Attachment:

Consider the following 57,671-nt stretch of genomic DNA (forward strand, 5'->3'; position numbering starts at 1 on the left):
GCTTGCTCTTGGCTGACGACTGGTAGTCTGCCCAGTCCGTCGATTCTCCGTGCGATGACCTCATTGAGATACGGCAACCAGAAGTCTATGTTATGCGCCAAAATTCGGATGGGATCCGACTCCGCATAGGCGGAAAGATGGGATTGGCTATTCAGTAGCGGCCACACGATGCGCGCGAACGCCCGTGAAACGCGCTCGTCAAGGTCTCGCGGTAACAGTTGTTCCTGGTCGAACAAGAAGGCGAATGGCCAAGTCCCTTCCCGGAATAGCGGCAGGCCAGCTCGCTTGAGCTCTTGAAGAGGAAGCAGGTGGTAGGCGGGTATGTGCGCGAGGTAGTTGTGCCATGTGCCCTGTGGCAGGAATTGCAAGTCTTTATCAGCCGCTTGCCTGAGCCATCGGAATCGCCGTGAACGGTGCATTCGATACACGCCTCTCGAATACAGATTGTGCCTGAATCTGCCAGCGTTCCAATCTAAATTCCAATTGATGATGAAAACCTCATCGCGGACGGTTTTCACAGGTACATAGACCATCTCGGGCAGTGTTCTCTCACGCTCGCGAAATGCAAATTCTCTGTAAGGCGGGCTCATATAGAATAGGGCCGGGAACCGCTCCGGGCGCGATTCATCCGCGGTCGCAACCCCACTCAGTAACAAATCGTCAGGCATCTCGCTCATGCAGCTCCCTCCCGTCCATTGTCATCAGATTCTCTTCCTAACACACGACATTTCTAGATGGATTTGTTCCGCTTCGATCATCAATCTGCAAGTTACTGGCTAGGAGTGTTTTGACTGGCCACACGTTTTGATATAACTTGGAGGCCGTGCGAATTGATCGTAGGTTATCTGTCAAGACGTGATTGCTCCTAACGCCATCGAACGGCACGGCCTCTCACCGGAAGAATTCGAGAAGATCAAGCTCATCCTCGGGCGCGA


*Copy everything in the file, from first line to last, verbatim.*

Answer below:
Consider the following 57,671-nt stretch of genomic DNA (forward strand, 5'->3'; position numbering starts at 1 on the left):
GCTTGCTCTTGGCTGACGACTGGTAGTCTGCCCAGTCCGTCGATTCTCCGTGCGATGACCTCATTGAGATACGGCAACCAGAAGTCTATGTTATGCGCCAAAATTCGGATGGGATCCGACTCCGCATAGGCGGAAAGATGGGATTGGCTATTCAGTAGCGGCCACACGATGCGCGCGAACGCCCGTGAAACGCGCTCGTCAAGGTCTCGCGGTAACAGTTGTTCCTGGTCGAACAAGAAGGCGAATGGCCAAGTCCCTTCCCGGAATAGCGGCAGGCCAGCTCGCTTGAGCTCTTGAAGAGGAAGCAGGTGGTAGGCGGGTATGTGCGCGAGGTAGTTGTGCCATGTGCCCTGTGGCAGGAATTGCAAGTCTTTATCAGCCGCTTGCCTGAGCCATCGGAATCGCCGTGAACGGTGCATTCGATACACGCCTCTCGAATACAGATTGTGCCTGAATCTGCCAGCGTTCCAATCTAAATTCCAATTGATGATGAAAACCTCATCGCGGACGGTTTTCACAGGTACATAGACCATCTCGGGCAGTGTTCTCTCACGCTCGCGAAATGCAAATTCTCTGTAAGGCGGGCTCATATAGAATAGGGCCGGGAACCGCTCCGGGCGCGATTCATCCGCGGTCGCAACCCCACTCAGTAACAAATCGTCAGGCATCTCGCTCATGCAGCTCCCTCCCGTCCATTGTCATCAGATTCTCTTCCTAACACACGACATTTCTAGATGGATTTGTTCCGCTTCGATCATCAATCTGCAAGTTACTGGCTAGGAGTGTTTTGACTGGCCACACGTTTTGATATAACTTGGAGGCCGTGCGAATTGATCGTAGGTTATCTGTCAAGACGTGATTGCTCCTAACGCCATCGAACGGCACGGCCTCTCACCGGAAGAATTCGAGAAGATCAAGCTCATCCTCGGGCGCGA